When traveling, I usually avoid festivals the way one might avoid a crazy ex-girlfriend – they can be expensive, annoying and wild.
Accommodation prices can triple (if you can find a room), crowds are everywhere, transportation is booked solid and sometimes you end up riding on a bus full of goats which is not a pleasant experience.
But after seeing some of the festivals of Navratri in Udaipur and Bundi the last few days, and knowing that there are far better places to see it in India, I am rethinking this festival avoidance mindset I’ve had.
The last few days in Udaipur we watched the festival on the street below the fairytale City Palace. The celebration starts out each evening with prayer and then there is dancing and processions. The dancing is done with two bamboo sticks as dancers clap to the beat and whack sticks with other dancers. In Udaipur there were two concentric circles with the girls on the inside moving clockwise and the boys on the outside moving anti-clockwise. Each person would dance 6 beats with their partner and then move to the left. You could stay in one spot and see all the dancers as they filed past.
Before the dancing there were processions of the young children who were all dressed in costume.
Below are photos of the procession by the children, not so different from a Christmas or Easter parade in the states. I am really not sure why one kid was an alien.
After the children came the dancing. There were a few dancers who could really move and almost all of the girls wore bright saris, although the men wore nice western clothing. It was an amazing spectacle of color.
Navratri is a 9-day festival, with the 10th day being Dusshera where we are supposed to see some major processions and a big party. I am impressed with the stamina of any culture who can party for 10 days, especially since there is no alcohol involved.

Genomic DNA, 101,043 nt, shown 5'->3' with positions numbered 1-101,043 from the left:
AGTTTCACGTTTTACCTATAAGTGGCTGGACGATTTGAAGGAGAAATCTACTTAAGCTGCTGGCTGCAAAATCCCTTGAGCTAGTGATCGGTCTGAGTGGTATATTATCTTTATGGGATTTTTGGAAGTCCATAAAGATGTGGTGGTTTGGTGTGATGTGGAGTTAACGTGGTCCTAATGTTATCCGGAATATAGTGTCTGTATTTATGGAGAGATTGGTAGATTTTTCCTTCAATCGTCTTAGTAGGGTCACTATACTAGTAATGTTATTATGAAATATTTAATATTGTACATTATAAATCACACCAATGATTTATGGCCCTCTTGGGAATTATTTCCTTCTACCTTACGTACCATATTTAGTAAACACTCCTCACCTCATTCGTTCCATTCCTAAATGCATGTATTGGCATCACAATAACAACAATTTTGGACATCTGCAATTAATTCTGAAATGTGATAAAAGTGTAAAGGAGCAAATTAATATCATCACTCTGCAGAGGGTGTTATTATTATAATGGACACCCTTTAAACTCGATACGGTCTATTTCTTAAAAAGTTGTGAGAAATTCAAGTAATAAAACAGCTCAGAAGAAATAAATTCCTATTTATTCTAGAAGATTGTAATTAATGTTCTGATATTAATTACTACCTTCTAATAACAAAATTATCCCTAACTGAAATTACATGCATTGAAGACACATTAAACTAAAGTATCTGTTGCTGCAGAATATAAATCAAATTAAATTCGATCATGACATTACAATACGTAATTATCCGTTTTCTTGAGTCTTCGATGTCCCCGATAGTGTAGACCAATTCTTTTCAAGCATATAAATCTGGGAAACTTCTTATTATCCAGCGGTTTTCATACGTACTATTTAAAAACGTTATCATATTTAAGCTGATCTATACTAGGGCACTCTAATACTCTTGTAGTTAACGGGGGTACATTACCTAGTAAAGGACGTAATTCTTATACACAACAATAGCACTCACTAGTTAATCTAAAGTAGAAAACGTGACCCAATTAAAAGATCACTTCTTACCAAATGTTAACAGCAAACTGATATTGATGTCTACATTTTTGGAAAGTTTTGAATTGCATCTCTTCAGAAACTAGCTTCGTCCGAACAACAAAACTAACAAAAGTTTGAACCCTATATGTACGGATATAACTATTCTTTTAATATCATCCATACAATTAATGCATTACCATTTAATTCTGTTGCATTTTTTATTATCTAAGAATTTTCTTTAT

On the first day of the festival we were in Bundi and Kristi said, “I am too tired to go to a festival tonight. I would only go if it happens right outside our guesthouse.” Sure enough, there was a small gathering of neighborhood women right outside our place.
The small Bundi party consisted of all women and children and after watching for awhile, a couple of girls came over, grabbed me by the wrist and tried to drag me out to participate.
I am the world’s worst dancer. As much as I enjoy watching a street festival in a colorful country like India or seeing a celebration of dancing in a tiny African village, I am equally miserable when I have to join in and participate. I perpetuate the stereotypical image of the white man who can’t dance. I have no concept of rhythm, no ability to move my hips or shoulders. I am just one stiff, awkward, helpless mess on the dance floor.
But I couldn’t say no to the girls. My wife quickly grabbed the camera and basically held the button down documenting the travesty of my dancing. If there were any young girls in the crowd dreaming of marrying an American man someday, I am pretty sure that fantasy was crushed when they saw how bad I moved.